How to Think About: Underwater Mortgages
Should you just walk away?
Real estate prices have dropped about 30 percent since their peak in 2006. As a result, something like ten million American homeowners owe the bank more than their houses are now worth. More than half of them are stuck with mortgages that are more than 20 percent higher than the value of their homes. They could simply walk away from the home, stop paying the mortgage, let the lender foreclose, and be better off. More and more people are taking this option. Is it moral?
It may not even be legal. Your mortgage contract says that you "promise to pay" the bank however much you borrowed from it. Many states have laws allowing mortgage lenders to pursue your other assets to get their money back. But that can be difficult and expensive. You may even be able to live in your house payment-free for months while the bank goes through foreclosing on you. Then you can rent another house—possibly one the bank unhappily repossessed from someone else who walked away.
There are other practical problems: your credit rating will be trashed, and you won’t be able to get another mortgage for a few years. Don’t be surprised if your former neighbors don’t take kindly to the effect you have on property values. And there are the hassles of moving under any circumstances: new schools for the kids, and so on. But the main deterrent is honor and shame. If you literally can’t make the payments and still feed your family—that is, if you’re bankrupt—then these things don’t matter. But increasingly, people are walking away from underwater mortgages who could keep paying but choose not to. These cases are called "strategic defaults." Can there really be any justification other than necessity for ratting on a promise and keeping money that you owe to others? (For a firm and eloquent “no,” see our colleague Megan McArdle’s post.)
Perhaps surprisingly, the answer is "yes." There are strong arguments that any feeling of shame or dishonor about walking away from a mortgage is misplaced. Whether these arguments are persuasive is up to you.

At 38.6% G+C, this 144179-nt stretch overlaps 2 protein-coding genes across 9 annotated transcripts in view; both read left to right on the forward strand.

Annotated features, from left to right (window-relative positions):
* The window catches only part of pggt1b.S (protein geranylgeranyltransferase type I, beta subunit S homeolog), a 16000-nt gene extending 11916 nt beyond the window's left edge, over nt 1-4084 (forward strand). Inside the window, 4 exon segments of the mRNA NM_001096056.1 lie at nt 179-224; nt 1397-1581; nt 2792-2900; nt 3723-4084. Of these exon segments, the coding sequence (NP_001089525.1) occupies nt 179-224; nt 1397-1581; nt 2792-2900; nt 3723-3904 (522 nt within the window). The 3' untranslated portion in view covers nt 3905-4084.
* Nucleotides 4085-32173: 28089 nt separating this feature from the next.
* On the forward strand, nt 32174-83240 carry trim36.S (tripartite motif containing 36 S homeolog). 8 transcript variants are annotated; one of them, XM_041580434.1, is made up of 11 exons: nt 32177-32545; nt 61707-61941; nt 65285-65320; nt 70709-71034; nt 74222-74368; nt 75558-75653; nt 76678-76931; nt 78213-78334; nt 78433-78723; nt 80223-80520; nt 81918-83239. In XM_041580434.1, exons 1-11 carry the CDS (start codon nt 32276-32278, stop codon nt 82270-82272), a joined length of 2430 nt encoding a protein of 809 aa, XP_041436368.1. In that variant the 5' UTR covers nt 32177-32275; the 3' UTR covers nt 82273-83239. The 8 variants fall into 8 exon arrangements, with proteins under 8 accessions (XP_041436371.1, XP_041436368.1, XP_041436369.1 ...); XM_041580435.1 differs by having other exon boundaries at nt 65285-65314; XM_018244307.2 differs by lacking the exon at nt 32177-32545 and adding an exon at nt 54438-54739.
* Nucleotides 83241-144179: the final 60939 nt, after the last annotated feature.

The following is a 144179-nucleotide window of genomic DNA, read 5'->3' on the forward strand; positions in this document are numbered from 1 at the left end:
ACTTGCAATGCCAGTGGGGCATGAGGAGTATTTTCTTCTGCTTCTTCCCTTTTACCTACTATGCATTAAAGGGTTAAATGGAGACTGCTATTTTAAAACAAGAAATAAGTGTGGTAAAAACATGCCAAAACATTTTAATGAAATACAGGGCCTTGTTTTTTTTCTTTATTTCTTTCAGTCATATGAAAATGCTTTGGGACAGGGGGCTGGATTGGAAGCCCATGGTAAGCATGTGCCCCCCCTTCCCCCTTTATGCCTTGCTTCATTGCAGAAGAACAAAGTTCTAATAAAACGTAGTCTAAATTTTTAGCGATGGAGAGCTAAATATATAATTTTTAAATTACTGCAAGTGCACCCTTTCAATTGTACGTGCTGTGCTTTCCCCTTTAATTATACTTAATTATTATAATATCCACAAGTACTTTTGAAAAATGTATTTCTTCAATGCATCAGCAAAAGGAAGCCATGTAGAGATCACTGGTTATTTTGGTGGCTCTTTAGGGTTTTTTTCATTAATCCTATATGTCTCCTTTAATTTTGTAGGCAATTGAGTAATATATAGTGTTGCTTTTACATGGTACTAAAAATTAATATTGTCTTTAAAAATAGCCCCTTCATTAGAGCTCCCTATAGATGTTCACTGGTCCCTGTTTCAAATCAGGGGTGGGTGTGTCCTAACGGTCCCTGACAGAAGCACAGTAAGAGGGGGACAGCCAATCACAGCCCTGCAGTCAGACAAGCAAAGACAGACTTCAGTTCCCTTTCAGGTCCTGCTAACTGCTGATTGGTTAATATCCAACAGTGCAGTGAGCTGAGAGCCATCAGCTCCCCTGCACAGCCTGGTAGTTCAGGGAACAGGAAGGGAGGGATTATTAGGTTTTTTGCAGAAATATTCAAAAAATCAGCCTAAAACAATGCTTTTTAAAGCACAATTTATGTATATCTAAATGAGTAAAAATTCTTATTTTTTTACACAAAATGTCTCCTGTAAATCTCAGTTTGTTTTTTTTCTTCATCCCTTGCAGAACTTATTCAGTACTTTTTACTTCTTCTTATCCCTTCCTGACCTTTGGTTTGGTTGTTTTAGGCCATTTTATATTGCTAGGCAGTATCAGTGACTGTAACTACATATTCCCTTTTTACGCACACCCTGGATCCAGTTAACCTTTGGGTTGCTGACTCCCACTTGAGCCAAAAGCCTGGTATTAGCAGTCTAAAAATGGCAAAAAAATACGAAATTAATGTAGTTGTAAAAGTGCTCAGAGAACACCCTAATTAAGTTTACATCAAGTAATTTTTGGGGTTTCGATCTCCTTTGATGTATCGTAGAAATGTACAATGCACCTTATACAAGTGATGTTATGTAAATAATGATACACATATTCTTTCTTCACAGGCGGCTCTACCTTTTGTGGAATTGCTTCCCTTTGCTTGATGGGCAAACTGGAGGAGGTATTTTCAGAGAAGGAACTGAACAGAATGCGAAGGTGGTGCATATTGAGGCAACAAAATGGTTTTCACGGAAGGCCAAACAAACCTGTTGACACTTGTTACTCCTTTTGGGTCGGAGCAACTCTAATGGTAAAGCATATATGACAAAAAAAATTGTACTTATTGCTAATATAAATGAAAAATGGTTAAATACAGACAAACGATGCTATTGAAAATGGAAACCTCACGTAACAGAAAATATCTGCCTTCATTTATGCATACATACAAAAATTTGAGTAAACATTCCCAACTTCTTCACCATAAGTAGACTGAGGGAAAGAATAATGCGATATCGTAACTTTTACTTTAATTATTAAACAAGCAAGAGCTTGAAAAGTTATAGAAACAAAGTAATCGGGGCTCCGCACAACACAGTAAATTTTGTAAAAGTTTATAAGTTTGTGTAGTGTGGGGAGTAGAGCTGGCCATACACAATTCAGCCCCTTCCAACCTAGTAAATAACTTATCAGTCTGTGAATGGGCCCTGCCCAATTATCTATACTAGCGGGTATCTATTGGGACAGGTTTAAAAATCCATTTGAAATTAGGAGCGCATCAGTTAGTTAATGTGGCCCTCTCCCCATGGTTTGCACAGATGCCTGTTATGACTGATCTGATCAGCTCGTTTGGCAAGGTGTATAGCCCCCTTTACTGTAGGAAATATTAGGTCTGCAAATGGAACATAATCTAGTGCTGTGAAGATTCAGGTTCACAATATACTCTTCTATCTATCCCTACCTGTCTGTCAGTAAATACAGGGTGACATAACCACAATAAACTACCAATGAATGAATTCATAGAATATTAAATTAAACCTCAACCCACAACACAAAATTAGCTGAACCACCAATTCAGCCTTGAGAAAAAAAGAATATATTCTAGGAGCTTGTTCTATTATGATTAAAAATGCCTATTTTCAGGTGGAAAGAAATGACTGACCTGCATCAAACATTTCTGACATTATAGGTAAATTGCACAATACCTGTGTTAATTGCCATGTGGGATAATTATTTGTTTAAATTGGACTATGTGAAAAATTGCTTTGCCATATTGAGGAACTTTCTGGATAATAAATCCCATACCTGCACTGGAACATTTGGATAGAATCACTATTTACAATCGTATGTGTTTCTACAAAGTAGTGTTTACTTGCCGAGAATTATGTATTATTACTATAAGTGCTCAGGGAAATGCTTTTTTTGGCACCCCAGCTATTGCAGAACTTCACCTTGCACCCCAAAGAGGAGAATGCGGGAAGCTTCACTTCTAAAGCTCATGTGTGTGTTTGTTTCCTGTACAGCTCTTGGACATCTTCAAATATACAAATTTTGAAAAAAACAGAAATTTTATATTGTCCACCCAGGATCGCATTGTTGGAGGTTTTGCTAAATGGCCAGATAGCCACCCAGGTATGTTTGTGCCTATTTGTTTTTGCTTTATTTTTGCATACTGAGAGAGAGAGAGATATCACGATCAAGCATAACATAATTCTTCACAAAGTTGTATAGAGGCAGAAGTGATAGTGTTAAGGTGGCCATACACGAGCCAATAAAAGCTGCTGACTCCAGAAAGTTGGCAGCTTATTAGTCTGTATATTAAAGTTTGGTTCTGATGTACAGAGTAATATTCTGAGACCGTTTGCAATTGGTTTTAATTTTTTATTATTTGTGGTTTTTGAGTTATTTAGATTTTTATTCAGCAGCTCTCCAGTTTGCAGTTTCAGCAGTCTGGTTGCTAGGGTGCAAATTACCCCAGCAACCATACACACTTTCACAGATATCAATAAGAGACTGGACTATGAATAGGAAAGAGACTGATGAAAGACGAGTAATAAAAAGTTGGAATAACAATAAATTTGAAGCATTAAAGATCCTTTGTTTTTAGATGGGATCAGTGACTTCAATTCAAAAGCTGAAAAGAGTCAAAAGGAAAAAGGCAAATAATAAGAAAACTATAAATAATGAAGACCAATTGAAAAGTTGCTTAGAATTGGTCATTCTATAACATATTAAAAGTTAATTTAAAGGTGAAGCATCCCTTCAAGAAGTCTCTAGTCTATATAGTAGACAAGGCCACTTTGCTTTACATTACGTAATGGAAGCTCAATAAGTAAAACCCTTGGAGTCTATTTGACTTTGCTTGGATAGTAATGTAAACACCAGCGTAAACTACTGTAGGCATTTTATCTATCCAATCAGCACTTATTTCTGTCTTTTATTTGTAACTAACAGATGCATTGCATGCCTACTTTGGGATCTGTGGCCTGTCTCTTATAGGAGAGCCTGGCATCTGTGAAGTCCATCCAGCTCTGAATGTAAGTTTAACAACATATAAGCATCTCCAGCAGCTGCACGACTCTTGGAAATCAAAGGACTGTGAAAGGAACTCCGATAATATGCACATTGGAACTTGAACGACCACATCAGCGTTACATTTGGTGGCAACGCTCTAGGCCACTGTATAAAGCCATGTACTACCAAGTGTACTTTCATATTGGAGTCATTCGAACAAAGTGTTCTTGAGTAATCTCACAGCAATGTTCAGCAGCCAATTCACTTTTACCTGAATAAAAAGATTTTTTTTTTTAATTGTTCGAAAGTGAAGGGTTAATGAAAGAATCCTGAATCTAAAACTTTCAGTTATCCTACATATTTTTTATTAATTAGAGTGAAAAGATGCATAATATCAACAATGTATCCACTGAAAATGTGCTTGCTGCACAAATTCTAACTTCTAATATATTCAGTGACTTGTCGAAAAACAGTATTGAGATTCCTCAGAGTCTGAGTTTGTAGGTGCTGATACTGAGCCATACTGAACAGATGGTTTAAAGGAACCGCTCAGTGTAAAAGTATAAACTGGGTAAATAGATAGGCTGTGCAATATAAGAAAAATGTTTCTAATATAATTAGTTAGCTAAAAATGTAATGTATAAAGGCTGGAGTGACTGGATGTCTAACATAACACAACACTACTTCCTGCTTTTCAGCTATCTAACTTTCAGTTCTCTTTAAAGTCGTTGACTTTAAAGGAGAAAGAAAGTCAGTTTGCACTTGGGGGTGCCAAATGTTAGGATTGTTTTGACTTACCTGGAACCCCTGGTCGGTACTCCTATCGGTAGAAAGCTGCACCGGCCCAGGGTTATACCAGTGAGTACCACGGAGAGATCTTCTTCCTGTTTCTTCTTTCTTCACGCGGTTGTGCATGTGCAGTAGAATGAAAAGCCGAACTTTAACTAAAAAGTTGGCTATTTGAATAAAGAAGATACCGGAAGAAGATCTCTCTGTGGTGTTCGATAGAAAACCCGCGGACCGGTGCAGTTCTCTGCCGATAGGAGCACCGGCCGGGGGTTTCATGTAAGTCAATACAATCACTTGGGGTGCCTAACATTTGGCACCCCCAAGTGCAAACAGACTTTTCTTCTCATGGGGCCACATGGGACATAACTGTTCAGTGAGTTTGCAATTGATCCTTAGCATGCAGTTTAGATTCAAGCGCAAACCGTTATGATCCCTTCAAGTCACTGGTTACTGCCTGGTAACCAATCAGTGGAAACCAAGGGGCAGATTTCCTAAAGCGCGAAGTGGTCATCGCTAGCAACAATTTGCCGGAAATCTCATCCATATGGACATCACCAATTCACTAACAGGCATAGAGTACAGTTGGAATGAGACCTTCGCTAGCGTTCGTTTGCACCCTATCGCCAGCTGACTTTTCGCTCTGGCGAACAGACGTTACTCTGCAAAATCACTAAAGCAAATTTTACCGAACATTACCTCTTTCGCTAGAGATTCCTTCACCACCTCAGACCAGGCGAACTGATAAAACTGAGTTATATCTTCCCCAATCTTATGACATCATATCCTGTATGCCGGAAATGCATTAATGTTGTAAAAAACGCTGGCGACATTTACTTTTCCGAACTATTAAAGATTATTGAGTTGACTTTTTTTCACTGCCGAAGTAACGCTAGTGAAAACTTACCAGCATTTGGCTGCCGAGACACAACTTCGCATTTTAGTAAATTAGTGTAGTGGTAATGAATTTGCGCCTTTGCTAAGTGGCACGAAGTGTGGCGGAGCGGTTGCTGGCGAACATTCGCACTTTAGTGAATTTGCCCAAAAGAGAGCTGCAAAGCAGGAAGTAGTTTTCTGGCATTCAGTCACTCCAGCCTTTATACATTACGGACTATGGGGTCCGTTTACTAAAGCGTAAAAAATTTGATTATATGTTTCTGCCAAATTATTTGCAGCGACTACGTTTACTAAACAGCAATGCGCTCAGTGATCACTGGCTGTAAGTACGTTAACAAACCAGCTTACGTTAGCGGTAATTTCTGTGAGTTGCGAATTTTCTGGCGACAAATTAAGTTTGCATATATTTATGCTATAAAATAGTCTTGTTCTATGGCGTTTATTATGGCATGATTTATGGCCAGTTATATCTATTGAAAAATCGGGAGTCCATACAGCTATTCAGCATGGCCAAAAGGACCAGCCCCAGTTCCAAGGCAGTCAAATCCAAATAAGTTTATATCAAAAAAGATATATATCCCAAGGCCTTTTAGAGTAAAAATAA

First, the bank may not be wholly innocent. Traditionally down payments are supposed to prevent this situation from arising. The larger the down payment, the more a “walker” is walking away from. But in the recent real estate bubble, banks demanded smaller and smaller down payments for larger and larger mortgages to less and less qualified buyers. They encouraged people to take second mortgages every time their house value increased. There was no gun to the head of the home buyer, but there was no gun to the head of the bank, either. It was a folie a deux. Both sides of the deal were foolish. Why shouldn’t both sides suffer when the deal goes bad?
Lenders cannot claim to have been blindsided by defaults. Generally, lenders require borrowers to purchase Private Mortgage Insurance if the loan is greater than 80 percent of the property’s value. This is precisely to off-load some of the risk they are voluntarily taking on.
In the financial world, companies and individuals default on loans all the time, with no stigma. Recently the purchaser of an 11,000-unit housing complex in Manhattan turned the keys over to its creditors and walked away. Tishman-Speyer had paid $5.4 billion for the property late in 2006. It is now worth $1.8 billion. Dan Gross offers several other juicy examples in Slate.
In fact, enabling business people to walk away from debts is vital to capitalism. The corporation was invented to facilitate this very thing. The essence of a corporation is "limited liability." By doing business in corporate form, the shareholders are putting everyone on notice that their liability for the corporation’s debts is limited to the amount they have invested. No matter how much money they may have, and no matter how much the corporation may owe, they can never be asked for more. No one even suggested that "honor" required the shareholders of General Motors, their equity already wiped out, to reach into their own pockets to make good on GM’s obligations.
On the other hand, if many of those 10 million Americans whose mortgages are underwater choose to walk away, it would be a catastrophe for the housing market and probably for the economy. Some people feel that paying your mortgage—even if the house you used it to buy is worth less than what you owe-- is not just honorable but a patriotic duty.